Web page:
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A retrospective study of the relationship between pancreatic lipomatosis and diabetes in northern India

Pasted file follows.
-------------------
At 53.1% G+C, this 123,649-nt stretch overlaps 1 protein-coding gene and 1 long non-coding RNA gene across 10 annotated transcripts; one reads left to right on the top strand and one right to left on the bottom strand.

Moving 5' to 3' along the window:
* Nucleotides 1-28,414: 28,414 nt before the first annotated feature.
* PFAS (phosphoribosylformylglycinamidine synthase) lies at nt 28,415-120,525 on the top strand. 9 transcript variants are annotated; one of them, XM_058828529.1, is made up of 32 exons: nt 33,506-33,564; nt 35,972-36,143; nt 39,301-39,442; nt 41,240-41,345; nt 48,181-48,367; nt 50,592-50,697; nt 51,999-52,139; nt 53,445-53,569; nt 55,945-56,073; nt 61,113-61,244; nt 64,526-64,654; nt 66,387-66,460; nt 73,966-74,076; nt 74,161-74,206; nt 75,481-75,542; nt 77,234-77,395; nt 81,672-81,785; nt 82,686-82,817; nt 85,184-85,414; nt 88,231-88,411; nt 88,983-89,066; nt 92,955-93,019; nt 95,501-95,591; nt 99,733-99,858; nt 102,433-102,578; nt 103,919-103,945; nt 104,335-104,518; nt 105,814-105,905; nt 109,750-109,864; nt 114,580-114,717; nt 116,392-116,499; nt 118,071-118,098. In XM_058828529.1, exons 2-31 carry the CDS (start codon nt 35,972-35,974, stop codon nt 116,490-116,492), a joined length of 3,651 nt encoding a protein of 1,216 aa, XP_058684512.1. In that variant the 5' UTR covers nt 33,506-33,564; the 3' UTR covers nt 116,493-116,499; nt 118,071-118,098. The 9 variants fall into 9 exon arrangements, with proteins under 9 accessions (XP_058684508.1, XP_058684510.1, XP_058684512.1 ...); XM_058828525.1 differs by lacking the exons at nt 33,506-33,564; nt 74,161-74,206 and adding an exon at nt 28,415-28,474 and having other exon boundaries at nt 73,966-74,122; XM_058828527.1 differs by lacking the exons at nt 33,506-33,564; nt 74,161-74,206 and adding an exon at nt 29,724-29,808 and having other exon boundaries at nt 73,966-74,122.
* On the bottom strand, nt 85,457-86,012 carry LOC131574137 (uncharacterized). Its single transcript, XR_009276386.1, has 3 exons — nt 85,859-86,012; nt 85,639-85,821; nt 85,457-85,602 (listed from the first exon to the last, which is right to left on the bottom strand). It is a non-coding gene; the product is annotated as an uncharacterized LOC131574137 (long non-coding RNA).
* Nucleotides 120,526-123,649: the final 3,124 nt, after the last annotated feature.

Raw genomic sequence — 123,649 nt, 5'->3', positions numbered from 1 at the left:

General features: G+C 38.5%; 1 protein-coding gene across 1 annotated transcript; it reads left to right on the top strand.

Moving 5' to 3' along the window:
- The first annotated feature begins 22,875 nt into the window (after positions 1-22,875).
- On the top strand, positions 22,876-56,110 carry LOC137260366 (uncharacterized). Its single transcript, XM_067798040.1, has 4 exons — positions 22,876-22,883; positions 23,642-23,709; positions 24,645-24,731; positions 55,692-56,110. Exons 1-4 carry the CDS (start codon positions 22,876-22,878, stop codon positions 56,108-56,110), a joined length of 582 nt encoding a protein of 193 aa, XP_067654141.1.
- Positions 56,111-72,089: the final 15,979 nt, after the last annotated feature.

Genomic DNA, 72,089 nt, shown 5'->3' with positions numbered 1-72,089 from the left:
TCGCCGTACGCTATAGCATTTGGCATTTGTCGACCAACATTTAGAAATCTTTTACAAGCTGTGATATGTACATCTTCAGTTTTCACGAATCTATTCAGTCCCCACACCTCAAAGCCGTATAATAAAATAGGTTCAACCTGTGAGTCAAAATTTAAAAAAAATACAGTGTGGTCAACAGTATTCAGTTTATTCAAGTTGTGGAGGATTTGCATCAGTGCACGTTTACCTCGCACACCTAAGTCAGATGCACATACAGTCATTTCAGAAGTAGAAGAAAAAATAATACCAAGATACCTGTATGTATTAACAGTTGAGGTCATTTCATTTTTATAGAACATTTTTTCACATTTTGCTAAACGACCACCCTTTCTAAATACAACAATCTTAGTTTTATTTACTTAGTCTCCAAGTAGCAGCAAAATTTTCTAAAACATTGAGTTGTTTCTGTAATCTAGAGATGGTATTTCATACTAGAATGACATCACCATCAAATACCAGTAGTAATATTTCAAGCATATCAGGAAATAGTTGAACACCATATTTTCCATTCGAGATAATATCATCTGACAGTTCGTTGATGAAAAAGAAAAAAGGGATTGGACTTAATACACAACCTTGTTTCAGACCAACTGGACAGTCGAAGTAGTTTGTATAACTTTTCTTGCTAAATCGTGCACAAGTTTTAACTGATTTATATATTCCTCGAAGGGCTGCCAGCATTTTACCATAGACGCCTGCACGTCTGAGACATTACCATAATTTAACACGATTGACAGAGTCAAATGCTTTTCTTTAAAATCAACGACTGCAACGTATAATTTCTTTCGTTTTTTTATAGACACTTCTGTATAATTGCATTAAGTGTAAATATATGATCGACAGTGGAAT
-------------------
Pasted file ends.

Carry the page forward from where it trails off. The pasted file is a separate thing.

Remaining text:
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https://www.eduzhai.net Clinical Medicine and Diagnostics 2015, 5(3): 35-38 DOI: 10.5923/j.cmd.20150503.01 A Retrospective Study of Pancreatic Lipomatosis and Its Association with Diabetes Mellitus in General Population in North India Rajesh Sharma1, Manjit Arora1, Puneet Gupta1,*, Manik Mahajan2, Rattan Paul1, Poonam Sharma3 1Department of Radio-diagnosis and Imaging, ASCOMS Hospital, Jammu University, Jammu, J&K, India 2Department of Radio-diagnosis and Imaging, PGIMS, Pt. B.D. Sharma University of Health Sciences, Rohtak, Haryana, India 3Department of Pathology, GMC Hospital, Jammu University, Jammu, J&K, India Abstract Background/ Introduction: Fatty replacement is a common condition involving the pancreas. Small focal fatty deposits in pancreas are relatively insignificant; however, excessive fat deposition has a pathologic significance and is commonly associated with marked reduction in exocrine function of pancreas. A few studies have investigated the relationship between pancreatic lipomatosis and diabetes mellitus but no such study has been carried out in India according to best of our knowledge. So the objective of this study was to evaluate the incidence of pancreatic lipomatosis in north India and to determine its association with diabetes mellitus. Material and Methods: Multi-Detector Computed Tomography (MDCT) scans of 270 patients who underwent abdominal examination during a period of 2 years at a tertiary care centre in north-west India were retrospectively reviewed. Pancreatic lipomatosis was evaluated in all the patients and their association with diabetes mellitus was analyzed. Results: Among 270 patients, 155 were males & 115 were females. Pancreatic lipomatosis was seen in 8 patients (2.96% cases), even type in 2 and uneven type in 6 cases. In 4 out of 6 (66.7%) patients, the uneven fatty infiltration was of type 1 while in 2 out of 6 (33.3%) patients, type 2 pancreatic lipomatosis was seen. Diabetes mellitus was seen in 14 patients out of 270. Pancreatic lipomatosis was seen in 6 out of 14 diabetic patients (42.8%). Significant correlation was established between pancreatic lipomatosis and diabetes mellitus (p<0.0001). Conclusion: Pancreatic lipomatosis is often an asymptomatic and incidental finding in MDCT seen in 2.96 % cases and significant correlation exists between pancreatic lipomatosis and diabetes mellitus. Keywords Computed tomography, Diabetes mellitus, Pancreas, Lipomatosis 1. Introduction The pancreas is an exocrine and endocrine organ approximately 15-20 cm long that is related to the stomach, duodenum, colon, and spleen. Fatty degeneration of the pancreas is common with aging; the entire pancreas may be replaced by fat, and the patient may have no clinical symptoms. Fatty replacement of exocrine pancreas, also known as fatty infiltration, lipomatosis, adipose atrophy, or lipomatous pseudohypertrophy is a well-documented benign entity of speculative origin [1]. The exact etiopathogenesis behind fatty replacement is not known; however, several predisposing factors have been suggested. These include obesity, diabetes mellitus, chronic pancreatitis, hereditary pancreatitis, pancreatic duct obstruction by calculus or tumor, and cystic fibrosis [2]. * Corresponding author: puneetgupta619@yahoo.com (Puneet Gupta) Published online at https://www.eduzhai.net Copyright © 2015 Scientific & Academic Publishing. All Rights Reserved Fatty replacement may be focal or diffuse. Focal fatty replacement is the commonest degenerative lesion of pancreas and has no major clinical significance. Total fat replacement is a rare condition and is associated with pancreatic enzyme deficiency and malabsorption. Following are few subtypes: ● Even pancreatic lipomatosis ● Uneven pancreatic lipomatosis There are four different types of uneven pancreatic lipomatosis. Type 1a (35% of cases) is characterized by replacement of the head with sparing of the uncinate process and peribiliary region; type 1b (36%), by replacement of the head, neck, and body, with sparing of the uncinate process and peribiliary region; type 2a (12%), by replacement of the head, including the uncinate process, and sparing of the peribiliary region; and type 2b (18%), by total replacement of the pancreas with sparing of the peribiliary region [3]. Progressive B-cell dysfunction, in the context of insulin resistance, is a hallmark of type 2 diabetes [4]. Glucose toxicity, ensuing from diabetes related hyperglycemia, has been regarded as a contributor to B-cell damage [5]. In 36 Rajesh Sharma et al.: A Retrospective Study of Pancreatic Lipomatosis and Its Association with Diabetes Mellitus in General Population in North India contrast, chronic exposure of the pancreatic islets to non esterified fatty acids (NEFAs) is considered as a potential primary cause of B-cell dysfunction [6]. In obese individuals, increased lipolysis contributes to high levels of circulating NEFAs, whereas liver insulin resistance leads to elevated hepatic output of triglyceride rich particles [7]. When NEFA supply exceeds utilization, non adipose tissues, including the pancreatic islets, start accumulating triglycerides [6], which is aggravated by the simultaneous presence of hyperglycemia [5, 8, 9]. Experimental and autopsy data indicate that fatty infiltration of the pancreas may contribute to a decrease in B-cell mass and function Few studies have demonstrated the relationship between pancreatic lipomatosis and diabetes mellitus in the literature. However no such study has been carried out from north India according to our knowledge. The aim of this study is to determine the occurrence of pancreatic lipomatosis in patients with and without diabetes mellitus. 2.96 % (8 out of 270) patients had pancreatic lipomatosis on MDCT. Majority of cases with pancreatic lipomatosis (37.5 %) were seen in 6th decade (Table 2). Out of these 8 patients, 5 (62.5%) were males and 3 (37.5%) were females. Even pancreatic lipomatosis was seen in 2 cases while uneven type was seen in 6 cases. Out of 6 cases with uneven pancreatic lipomatosis, 4 (66.7%) were of type 1 while 2 (33.3%) were type 2 uneven pancreatic lipomatosis (Table 3). Diabetes mellitus was seen in 14 patients (5.1%), among which pancreatic lipomatosis was found in 6 cases (42.8%). Only 2 cases of pancreatic lipomatosis were seen in patients without diabetes mellitus. Significant correlation (p<.0001) was noted between presence of diabetes mellitus and pancreatic lipomatosis. Table 1. Age & Sex Distribution of Patients Age groups No. of males No. of females Total 11-20 5 3 8 2. Material and Methods This retrospective study was carried out at a tertiary care centre in north-west India from January 2013 to December 2014. All patients who underwent MDCT for any abdominal pathology during this period were included. Exclusion criteria included excess alcohol intake (>20 units/week), history of hepatitis and/or pancreatitis, recent (>3 months) changes in weight (>5%), and history or current use of glucocorticosteroids and thiazolidinediones. The scans were performed using GE Health Care (Bright Speed Elite 16) computed tomography (CT) system which is modified third generation machine. The CT examinations of patients were performed in a craniocaudal direction. Detector collimation settings of 16 × 0.75 were used with 1.25 mm slice thickness. The data were reconstructed at 0.75-mm slice thickness for multiplanar reformation imaging. A local ethics committee had approved the protocol. Two radiologists independent of each other reviewed retrospectively all the CT scans. All the images were reviewed on a PACS using the continuous axial and coronal reformatted images. The decisions about the CT findings were reached by consensus. Pancreatic lipomatosis was defined as a region of fat attenuation (-50 to 150 HU) on non contrast and post contrast CT. Medical records were reviewed to determine clinical findings, presence of obesity(defined as body mass index of greater than 30), diabetes mellitus, and coexistent diseases and laboratory findings of serum amylase, lipase, and total cholesterol levels. 21-30 11 31-40 23 41-50 35 51-60 48 61-70 25 >70 8 Total 155 8 19 19 42 28 63 37 85 16 41 4 12 115 270 Table 2. Age & Sex Distribution of Patients with Pancreatic Lipomatosis Age groups 11-20 21-30 31-40 41-50 51-60 61-70 >70 Total No. of males 1 2 1 1 5 No. of females 1 1 1 3 Total 1 1 3 2 1 8 Table 3. Distribution of Pancreatic Lipomatosis according to Type Pancreatic lipomatosis Even Type Uneven Type Type 1 Type 2 No. of patients 2 4 2 Table 4. Correlation between pancreatic lipomatosis and Diabetes mellitus 3. Results A total of 270 patients were included in the study. The age of patients varied from 15 years to 75 years. The majority of the patients (31.5 %) belonged to 6th decade (Table 1). Out of 270 patients, 155 (57.4%) were males and 115 (42.6 %) were females with a male to female ratio of 1.35. Pancreatic Lipomatosis present Pancreatic Lipomatosis absent Diabetes Mellitus Present 6 8 Diabetes Mellitus Absent 2 254 P value<0.0001 Clinical Medicine and Diagnostics 2015, 5(3): 35-38 37 4. Discussion The accumulation of fat in the pancreatic gland has been referred to using various synonyms, such as pancreatic lipomatosis, fatty replacement, fatty infiltration, fatty pancreas, lipomatous pseudohypertrophy, non-alcoholic fatty pancreatic disease and pancreatic steatosis [10]. Pancreatic lipomatosis is becoming an increasing problem worldwide due to the increasing incidence of obesity and diabetes mellitus. Fatty infiltration of the pancreas has been also reported in advanced cases of cystic fibrosis, Shwachman syndrome and Johanson-Blizzard syndrome. Fatty replacement may be focal or diffuse. Focal fatty replacement is the commonest degenerative lesion of pancreas and has no major clinical significance. Total fat replacement is a rare condition and is associated with pancreatic enzyme deficiency and malabsorption. Fatty replacement may be uniform or unevenly distributed in the pancreas. Lee JS et al [11] used ultrasonography to evaluate the fat content of the pancreas. They used the increase echogenicity of the pancreatic body over kidney echogenicity as the index of a fatty pancreas, and they found that a fatty pancreas is related only to the metabolic syndrome. However the role of ultrasound in the diagnosis of pancreatic lipomatosis is very limited because the overlying bowel gas causes obscuration of the pancreas and the fatty infiltration results in increased echogenicity of the pancreatic tissue making its differentiation difficult from normal retroperitoneal fat. Cross-sectional imaging, namely, CT has an important role in the evaluation of pancreatic disease. CT is particularly useful in detecting pancreatic duct obstruction by the calculus or tumor. Fatty infiltration of pancreas is seen on CT evidenced as pancreatic parenchymal soft tissue intermixed with fat. Associated atrophy is also seen in aged individual. Matsumoto S et al [3] reviewed CT scans of 80 cases with uneven fatty replacement. Uneven fatty replacement of the pancreas was classified into two types. In type 1, the posterior aspect of the head of the pancreas was spared from intense fatty replacement. In type 2, the focal area around the common bile duct (CBD) was spared from fatty replacement. Each type was divided into two subgroups on the basis of whether the body and tail of the pancreas showed intense fatty replacement. Twenty-eight patients (35%) had type 1a replacement, 29 (36%) had type 1b replacement, nine (11%) had type 2a replacement, and 14 (18%) had type 2b replacement. In all patients, the anterior aspect of the head of the pancreas showed distinctly lower attenuation at CT. In our study, majority of the patients (75.0%) were type 1 fatty replacement of head, neck and body (Figure 1a, b) and 25.0% were type 2, fatty replacement of head and uncinate process correlating with the study of Matsumoto S et al [3]. Fat accumulation in the pancreatic islets leads to a decreased insulin secretion and might explain why insulin resistant people cannot encounter the higher demands of insulin and then develop type 2 diabetes mellitus [12-17]. In addition, a greater proportion of pancreatic fat was associated with increased insulin levels in obese nondiabetic subjects. This may indicate that the toxic effect of pancreatic fat accumulation might require a long time before manifesting in impaired B-cell function and it has been assessed that pancreatic B-cell damage is present for more than a decade before diabetes is diagnosed [18]. Figure 1. Axial contrast enhanced CT image showing complete replacement of the pancreatic parenchyma by macroscopic fatty tissue (Even Type of Pancreatic Lipomatosis) Figure 2. Axial contrast enhanced CT image showing replacement of head, neck, body an dtail of pancreas by macroscopic fatty tissue with sparing of the uncinate process (Uneven type of Pancreatic Lipomatosis). Note is made of associated emphysematous cholecystitis (black arrow) In our study, significant association was observed between presence of diabetes mellitus and pancreatic lipomatosis further signifying role of increased fat deposition in pancreas as a precursor and/or etiological factor in diabetes. Few limitations were encountered in our study. First, it was a retrospective study. Second, chemical shift MRI has recently evolved as a more sensitive technique in diagnosing pancreatic lipomatosis and reducing false positive cases. Third, there was no histopathological confirmation. Pancreatic lipomatosis is seen in 2.96 % cases in our study and is more common in men than women. Also there exists a significant association between pancreatic lipomatosis and diabetes mellitus indicating that diabetes mellitus may be a 38 Rajesh Sharma et al.: A Retrospective Study of Pancreatic Lipomatosis and Its Association with Diabetes Mellitus in General Population in North India predisposing factor in the development of pancreatic lipomatosis. Thus, adequate control of hyperglycemia and diabetes mellitus must be achieved to prevent development of pancreatic lipomatosis which can lead to malabsorption in severe cases. Furthermore, total fatty replacement of pancreas should always be kept in the mind by the radiologists as it results in malabsorption due to pancreatic exocrine insufficiency. beta-cell apoptosis by different mechanisms: role of nuclear factor-kappaB and endoplasmic reticulum stress. Endocrinology. 2004 Nov;145(11):5087-96. [10] Smits MM, van Geenen EJ. The clinical significance of pancreatic steatosis. Nat Rev Gastroenterol Hepatol. 2011 Mar;8(3):169-77. 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Fatty acid-induced beta cell apoptosis: a link between obesity and diabetes. Proc Natl Acad Sci U S A. 1998 Mar 3;95(5):2498-502. [6] McGarry JD. Banting lecture 2001: dysregulation of fatty acid metabolism in the etiology of type 2 diabetes. Diabetes. 2002 Jan;51(1):7-18. [7] Prentki M, Nolan CJ. Islet beta cell failure in type 2 diabetes. J Clin Invest. 2006 Jul;116(7):1802-12. [8] Newsholme P, Keane D, Welters HJ, Morgan NG. Life and death decisions of the pancreatic beta-cell: the role of fatty acids. Clin Sci (Lond). 2007 Jan;112(1):27-42. [9] Kharroubi I, Ladrière L, Cardozo AK, Dogusan Z, Cnop M, Eizirik DL. Free fatty acids and cytokines induce pancreatic [12] Ritz-Laser B, Meda P, Constant I, Klages N, Charollais A, Morales A, Magnan C, Ktorza A, Philippe J. Glucose-induced preproinsulin gene expression is inhibited by the free fatty acid palmitate. Endocrinology. 1999 Sep;140(9):4005-14. [13] Lameloise N, Muzzin P, Prentki M, Assimacopoulos-Jeannet F. Uncoupling protein 2: a possible link between fatty acid excess and impaired glucose-induced insulin secretion? Diabetes. 2001 Apr;50(4):803-9. [14] Bränström R, Leibiger IB, Leibiger B, Corkey BE, Berggren PO, Larsson O. Long chain coenzyme A esters activate the pore-forming subunit (Kir6. 2) of the ATP-regulated potassium channel. J Biol Chem. 1998 Nov 20;273(47): 31395-400. [15] Liang Y, Buettger C, Berner DK, Matschinsky FM. Chronic effect of fatty acids on insulin release is not through the alteration of glucose metabolism in a pancreatic beta-cell line (beta HC9). Diabetologia. 1997 Sep;40(9):1018-27. [16] El-Assaad W, Buteau J, Peyot ML, Nolan C, Roduit R, Hardy S, Joly E, Dbaibo G, Rosenberg L, Prentki M. Saturated fatty acids synergize with elevated glucose to cause pancreatic beta-cell death. Endocrinology. 2003 Sep;144(9):4154-63. [17] Maedler K, Oberholzer J, Bucher P, Spinas GA, Donath MY. Monounsaturated fatty acids prevent the deleterious effects of palmitate and high glucose on human pancreatic beta-cell turnover and function. Diabetes. 2003 Mar;52(3):726-33. [18] Oakes ND, Bell KS, Furler SM, Camilleri S, Saha AK, Ruderman NB, Chisholm DJ, Kraegen EW. Diet-induced muscle insulin resistance in rats is ameliorated by acute dietary lipid withdrawal or a single bout of exercise: parallel relationship between insulin stimulation of glucose uptake and suppression of long-chain fatty acyl-CoA. Diabetes. 1997 Dec;46(12):2022-8.